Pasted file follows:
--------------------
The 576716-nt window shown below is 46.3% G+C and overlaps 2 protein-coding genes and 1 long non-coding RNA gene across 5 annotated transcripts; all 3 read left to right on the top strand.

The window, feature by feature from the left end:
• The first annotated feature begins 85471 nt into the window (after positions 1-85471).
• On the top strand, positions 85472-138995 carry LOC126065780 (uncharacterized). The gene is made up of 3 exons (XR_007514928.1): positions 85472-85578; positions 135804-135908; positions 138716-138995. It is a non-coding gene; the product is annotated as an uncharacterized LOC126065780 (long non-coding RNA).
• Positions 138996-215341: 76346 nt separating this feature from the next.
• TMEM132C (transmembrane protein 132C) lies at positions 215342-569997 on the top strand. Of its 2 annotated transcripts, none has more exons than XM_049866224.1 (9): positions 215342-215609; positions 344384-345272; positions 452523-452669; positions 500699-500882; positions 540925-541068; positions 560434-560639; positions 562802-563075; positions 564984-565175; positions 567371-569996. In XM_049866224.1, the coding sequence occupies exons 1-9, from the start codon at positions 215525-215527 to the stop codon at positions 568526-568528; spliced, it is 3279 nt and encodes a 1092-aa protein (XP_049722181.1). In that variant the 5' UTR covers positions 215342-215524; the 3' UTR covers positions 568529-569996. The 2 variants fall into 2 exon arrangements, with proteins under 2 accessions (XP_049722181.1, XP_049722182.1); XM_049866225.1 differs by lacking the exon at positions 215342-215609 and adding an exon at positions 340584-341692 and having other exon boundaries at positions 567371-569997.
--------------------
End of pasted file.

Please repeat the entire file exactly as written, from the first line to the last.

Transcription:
The 576716-nt window shown below is 46.3% G+C and overlaps 2 protein-coding genes and 1 long non-coding RNA gene across 5 annotated transcripts; all 3 read left to right on the top strand.

The window, feature by feature from the left end:
• The first annotated feature begins 85471 nt into the window (after positions 1-85471).
• On the top strand, positions 85472-138995 carry LOC126065780 (uncharacterized). The gene is made up of 3 exons (XR_007514928.1): positions 85472-85578; positions 135804-135908; positions 138716-138995. It is a non-coding gene; the product is annotated as an uncharacterized LOC126065780 (long non-coding RNA).
• Positions 138996-215341: 76346 nt separating this feature from the next.
• TMEM132C (transmembrane protein 132C) lies at positions 215342-569997 on the top strand. Of its 2 annotated transcripts, none has more exons than XM_049866224.1 (9): positions 215342-215609; positions 344384-345272; positions 452523-452669; positions 500699-500882; positions 540925-541068; positions 560434-560639; positions 562802-563075; positions 564984-565175; positions 567371-569996. In XM_049866224.1, the coding sequence occupies exons 1-9, from the start codon at positions 215525-215527 to the stop codon at positions 568526-568528; spliced, it is 3279 nt and encodes a 1092-aa protein (XP_049722181.1). In that variant the 5' UTR covers positions 215342-215524; the 3' UTR covers positions 568529-569996. The 2 variants fall into 2 exon arrangements, with proteins under 2 accessions (XP_049722181.1, XP_049722182.1); XM_049866225.1 differs by lacking the exon at positions 215342-215609 and adding an exon at positions 340584-341692 and having other exon boundaries at positions 567371-569997.